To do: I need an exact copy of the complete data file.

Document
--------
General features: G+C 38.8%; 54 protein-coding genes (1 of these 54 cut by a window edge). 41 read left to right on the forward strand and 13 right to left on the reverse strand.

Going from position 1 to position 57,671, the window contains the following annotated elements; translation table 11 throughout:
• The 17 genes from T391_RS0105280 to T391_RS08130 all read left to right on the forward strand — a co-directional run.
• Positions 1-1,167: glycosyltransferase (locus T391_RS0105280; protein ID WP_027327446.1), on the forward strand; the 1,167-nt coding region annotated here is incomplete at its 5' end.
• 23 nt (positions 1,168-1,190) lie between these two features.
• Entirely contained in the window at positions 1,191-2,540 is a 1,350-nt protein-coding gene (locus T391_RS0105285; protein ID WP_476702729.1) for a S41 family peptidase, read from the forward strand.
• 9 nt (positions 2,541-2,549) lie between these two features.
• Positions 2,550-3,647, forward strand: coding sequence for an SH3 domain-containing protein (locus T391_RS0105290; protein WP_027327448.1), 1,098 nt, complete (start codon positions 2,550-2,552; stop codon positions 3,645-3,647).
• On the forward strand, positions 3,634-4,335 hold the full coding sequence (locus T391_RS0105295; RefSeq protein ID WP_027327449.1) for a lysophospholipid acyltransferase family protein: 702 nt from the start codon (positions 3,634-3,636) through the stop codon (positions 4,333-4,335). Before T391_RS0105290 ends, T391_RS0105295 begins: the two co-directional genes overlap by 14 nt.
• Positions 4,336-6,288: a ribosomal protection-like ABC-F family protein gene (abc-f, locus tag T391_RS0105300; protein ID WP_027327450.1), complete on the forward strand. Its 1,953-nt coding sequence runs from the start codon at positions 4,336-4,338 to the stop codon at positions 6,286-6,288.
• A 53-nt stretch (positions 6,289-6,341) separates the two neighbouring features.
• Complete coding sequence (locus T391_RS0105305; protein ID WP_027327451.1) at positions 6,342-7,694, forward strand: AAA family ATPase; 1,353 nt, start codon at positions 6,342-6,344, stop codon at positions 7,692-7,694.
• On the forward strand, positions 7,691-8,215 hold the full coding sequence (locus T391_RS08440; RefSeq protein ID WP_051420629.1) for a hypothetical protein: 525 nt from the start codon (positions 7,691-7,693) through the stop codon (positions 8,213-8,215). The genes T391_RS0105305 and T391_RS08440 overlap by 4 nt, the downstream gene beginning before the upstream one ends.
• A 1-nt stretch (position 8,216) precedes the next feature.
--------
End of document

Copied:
General features: G+C 38.8%; 54 protein-coding genes (1 of these 54 cut by a window edge). 41 read left to right on the forward strand and 13 right to left on the reverse strand.

Going from position 1 to position 57,671, the window contains the following annotated elements; translation table 11 throughout:
• The 17 genes from T391_RS0105280 to T391_RS08130 all read left to right on the forward strand — a co-directional run.
• Positions 1-1,167: glycosyltransferase (locus T391_RS0105280; protein ID WP_027327446.1), on the forward strand; the 1,167-nt coding region annotated here is incomplete at its 5' end.
• 23 nt (positions 1,168-1,190) lie between these two features.
• Entirely contained in the window at positions 1,191-2,540 is a 1,350-nt protein-coding gene (locus T391_RS0105285; protein ID WP_476702729.1) for a S41 family peptidase, read from the forward strand.
• 9 nt (positions 2,541-2,549) lie between these two features.
• Positions 2,550-3,647, forward strand: coding sequence for an SH3 domain-containing protein (locus T391_RS0105290; protein WP_027327448.1), 1,098 nt, complete (start codon positions 2,550-2,552; stop codon positions 3,645-3,647).
• On the forward strand, positions 3,634-4,335 hold the full coding sequence (locus T391_RS0105295; RefSeq protein ID WP_027327449.1) for a lysophospholipid acyltransferase family protein: 702 nt from the start codon (positions 3,634-3,636) through the stop codon (positions 4,333-4,335). Before T391_RS0105290 ends, T391_RS0105295 begins: the two co-directional genes overlap by 14 nt.
• Positions 4,336-6,288: a ribosomal protection-like ABC-F family protein gene (abc-f, locus tag T391_RS0105300; protein ID WP_027327450.1), complete on the forward strand. Its 1,953-nt coding sequence runs from the start codon at positions 4,336-4,338 to the stop codon at positions 6,286-6,288.
• A 53-nt stretch (positions 6,289-6,341) separates the two neighbouring features.
• Complete coding sequence (locus T391_RS0105305; protein ID WP_027327451.1) at positions 6,342-7,694, forward strand: AAA family ATPase; 1,353 nt, start codon at positions 6,342-6,344, stop codon at positions 7,692-7,694.
• On the forward strand, positions 7,691-8,215 hold the full coding sequence (locus T391_RS08440; RefSeq protein ID WP_051420629.1) for a hypothetical protein: 525 nt from the start codon (positions 7,691-7,693) through the stop codon (positions 8,213-8,215). The genes T391_RS0105305 and T391_RS08440 overlap by 4 nt, the downstream gene beginning before the upstream one ends.
• A 1-nt stretch (position 8,216) precedes the next feature.